NEWS

Fiji Keeps Watch- Foot and Mouth Disease in Livestock

Mr Kumar said Biosecurity Authority of Fiji had reconfirmed that there have been no detection of foot and mouth disease found in any of the meat and dairy products coming in.
21 Jul 2022 12:21
Fiji Keeps Watch- Foot and Mouth Disease in Livestock
Fijian authorities are on watch as the foot and mouth disease is being detected overseas.

The Permanent Secretary for Agriculture, Vinesh Kumar, worries that our meat and dairy imports will eventually be impacted, with the foot and mouth disease now detected overseas.

The Sydney Morning Herald reported yesterday that the disease had been detected in meat products going into Australia from both Indonesia and China.

Biosecurity New Zealand is stepping up its work at the border with a new campaign to keep out the disease, media reports say.

 

Foot and mouth disease infects cloven-hoofed animals and does not affect the health of humans. It can be carried on animal products including meat and leather and people can carry it on their shoes, clothes or in their noses, where it can survive for up to 24 hours.

Mr Kumar said Biosecurity Authority of Fiji had reconfirmed that there have been no detection of foot and mouth disease found in any of the meat and dairy products coming in.

“Currently, we do not import much of our meat products from Australia and New Zealand. Most of our imported milk are from New Zealand. It will not affect us in the short run,” he said.

 

“However, there have been cases of the foot and mouth disease recorded in Indonesia. In the long run, Fiji’s livestock market could also be impacted if there is a case of foot and mouth disease found in our cattle, sheep, goats, pigs, and buffalos.”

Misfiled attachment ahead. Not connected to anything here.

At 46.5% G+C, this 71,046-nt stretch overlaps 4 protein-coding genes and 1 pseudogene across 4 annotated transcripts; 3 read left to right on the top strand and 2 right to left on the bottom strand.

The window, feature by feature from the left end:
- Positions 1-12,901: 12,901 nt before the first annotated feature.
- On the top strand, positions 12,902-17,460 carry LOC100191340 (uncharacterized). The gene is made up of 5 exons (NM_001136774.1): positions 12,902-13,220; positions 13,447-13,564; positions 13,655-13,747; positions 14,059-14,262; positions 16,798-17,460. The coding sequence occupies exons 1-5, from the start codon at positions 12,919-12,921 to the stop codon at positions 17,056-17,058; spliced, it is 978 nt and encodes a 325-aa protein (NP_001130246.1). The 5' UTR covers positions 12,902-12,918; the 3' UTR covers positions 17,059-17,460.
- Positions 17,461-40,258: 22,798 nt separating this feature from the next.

He said there was no ban yet on imported meat and dairy products because of the disease.

“We, on a daily basis, keep a tab on the diseases impacting neighbouring islands. Foot and mouth disease is one of Fiji’s greatest biosecurity risks.

“There are measures and protocols in place to be followed in case these diseases are found present in some of the imported goods. Actions are taken immediately.”

He is calling on livestock owners to remain vigilant for signs or symptoms of the disease, and to report them immediately to a veterinarian.

 

“Foot and mouth disease is a highly infectious viral disease that affects cloven-hoofed animals including cattle, sheep, goats, pigs, goats and buffalo,” he said.

“It does affect non- cloven-hoofed animals such as horses, dogs, cats or birds, and it is not the same as hand, foot and mouth disease that affects people.”

“Although many affected animals may survive foot and mouth diseases, they take a long time to recover and often do not regain their full productivity.”

“Surviving animals may also become carriers of the virus. The sooner foot and mouth disease are recognised and reported, the sooner its spread can be controlled.”

 

Feedback: nacanieli@fijisun.com.fj



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